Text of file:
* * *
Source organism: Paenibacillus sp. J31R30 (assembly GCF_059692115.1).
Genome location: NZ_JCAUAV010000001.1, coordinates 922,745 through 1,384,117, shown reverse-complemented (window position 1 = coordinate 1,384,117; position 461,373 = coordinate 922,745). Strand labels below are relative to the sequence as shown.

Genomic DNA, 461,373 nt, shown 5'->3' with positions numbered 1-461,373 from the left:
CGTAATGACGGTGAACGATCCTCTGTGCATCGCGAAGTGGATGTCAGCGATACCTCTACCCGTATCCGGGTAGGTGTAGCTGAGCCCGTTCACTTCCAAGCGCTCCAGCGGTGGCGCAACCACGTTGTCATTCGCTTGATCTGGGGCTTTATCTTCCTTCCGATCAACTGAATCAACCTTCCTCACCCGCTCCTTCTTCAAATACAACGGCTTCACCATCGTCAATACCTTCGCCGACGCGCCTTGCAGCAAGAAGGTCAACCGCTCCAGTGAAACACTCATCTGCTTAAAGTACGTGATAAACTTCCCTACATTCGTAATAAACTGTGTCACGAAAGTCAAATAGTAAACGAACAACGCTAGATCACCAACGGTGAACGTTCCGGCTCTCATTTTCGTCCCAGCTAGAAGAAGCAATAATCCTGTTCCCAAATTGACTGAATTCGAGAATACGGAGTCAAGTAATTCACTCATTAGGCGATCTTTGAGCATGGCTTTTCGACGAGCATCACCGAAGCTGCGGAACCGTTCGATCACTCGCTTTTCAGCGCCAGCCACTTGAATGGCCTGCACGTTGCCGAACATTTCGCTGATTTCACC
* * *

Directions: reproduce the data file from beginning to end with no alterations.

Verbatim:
Source organism: Paenibacillus sp. J31R30 (assembly GCF_059692115.1).
Genome location: NZ_JCAUAV010000001.1, coordinates 922,745 through 1,384,117, shown reverse-complemented (window position 1 = coordinate 1,384,117; position 461,373 = coordinate 922,745). Strand labels below are relative to the sequence as shown.

Genomic DNA, 461,373 nt, shown 5'->3' with positions numbered 1-461,373 from the left:
CGTAATGACGGTGAACGATCCTCTGTGCATCGCGAAGTGGATGTCAGCGATACCTCTACCCGTATCCGGGTAGGTGTAGCTGAGCCCGTTCACTTCCAAGCGCTCCAGCGGTGGCGCAACCACGTTGTCATTCGCTTGATCTGGGGCTTTATCTTCCTTCCGATCAACTGAATCAACCTTCCTCACCCGCTCCTTCTTCAAATACAACGGCTTCACCATCGTCAATACCTTCGCCGACGCGCCTTGCAGCAAGAAGGTCAACCGCTCCAGTGAAACACTCATCTGCTTAAAGTACGTGATAAACTTCCCTACATTCGTAATAAACTGTGTCACGAAAGTCAAATAGTAAACGAACAACGCTAGATCACCAACGGTGAACGTTCCGGCTCTCATTTTCGTCCCAGCTAGAAGAAGCAATAATCCTGTTCCCAAATTGACTGAATTCGAGAATACGGAGTCAAGTAATTCACTCATTAGGCGATCTTTGAGCATGGCTTTTCGACGAGCATCACCGAAGCTGCGGAACCGTTCGATCACTCGCTTTTCAGCGCCAGCCACTTGAATGGCCTGCACGTTGCCGAACATTTCGCTGATTTCACC